OK, so I’ve had a few comments about content having to be ‘above the fold’ for a few years now and this is totally been grinding my gears.
The fold doesn’t matter
Let's all take a minute and look at the evidence: users won't close the page because they have to scroll. Actually with larger monitors, smart phones and mobile devices scrolling is a given, the ‘fold’ disappears, so this is now kind of a dead problem.
Let's actually look at where the term 'above the fold' came from. It originated from newspapers and print. When a newspaper is folded, the main headline is visible on the top half with an image generally positioned underneath. This increases the chances of the headline being read if the paper has been folded and placed on a table, for instance. With the birth of the internet, people didn’t quite know how the browser worked so adopted the same term used in print. Things have changed and it frustrates me that we still use this term in the wrong context.
Of course, we want to have clear visual aids to show that there is more content on the whole page but as a designer we don’t need to cram as much information as possible into this small area. This can be as small as 640 x 480 in some instances of site analytics and in fact, with the ever-changing devices and screen sizes, we need to adapt according. Users don’t mind scrolling, it’s a natural thing to do now. And we have the ability to engage and delight the audience with animations to make the page even more captivating. Stats have actually proven that call to actions have a better hit rate when lower down the page after alluring copy gives insight into why you should 'click'.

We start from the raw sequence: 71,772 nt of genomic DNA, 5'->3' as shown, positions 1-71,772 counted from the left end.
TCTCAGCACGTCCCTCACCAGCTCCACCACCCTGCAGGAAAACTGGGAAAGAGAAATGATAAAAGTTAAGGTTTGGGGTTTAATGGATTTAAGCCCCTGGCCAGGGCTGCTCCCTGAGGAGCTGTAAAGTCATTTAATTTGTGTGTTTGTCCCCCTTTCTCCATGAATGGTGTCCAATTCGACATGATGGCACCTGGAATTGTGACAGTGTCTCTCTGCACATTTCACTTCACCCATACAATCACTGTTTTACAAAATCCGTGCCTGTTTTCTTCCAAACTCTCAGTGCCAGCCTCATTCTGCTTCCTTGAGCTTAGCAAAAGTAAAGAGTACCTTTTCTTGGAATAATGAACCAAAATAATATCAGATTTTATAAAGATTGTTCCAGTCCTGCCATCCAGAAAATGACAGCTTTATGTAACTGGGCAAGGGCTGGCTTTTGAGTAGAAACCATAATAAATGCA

When visualizing the fold, it creates in the mind the idea that content below the fold is overlooked by the visitor, it has a significantly lesser chance of being seen, like it's fallen off a cliff on visibility. This is categorically not true
Various research data can be seen to support a variety of results...
- Content below the fold can have higher view and click results than content higher on the page
- Users scroll on pages presented to them
- A large percentage of web users begin scrolling before a page has even finished loading
- Content on any part of the page can have a high click rate, user experience keeps the visitor scrolling beyond the fold
Obviously statistics can be interpreted in many ways, user experience is key and will always bring the best results to a business brief, I always use my experience and ‘gut’ to get the best results on a design problem but for me it’s clear people expect allot of engagement and clever design from the websites they are engaging with.
So to sum up…
- Users don’t mind scrolling
- Visual and content cues are key
- Space is your friend
- Stop using a term that was created for print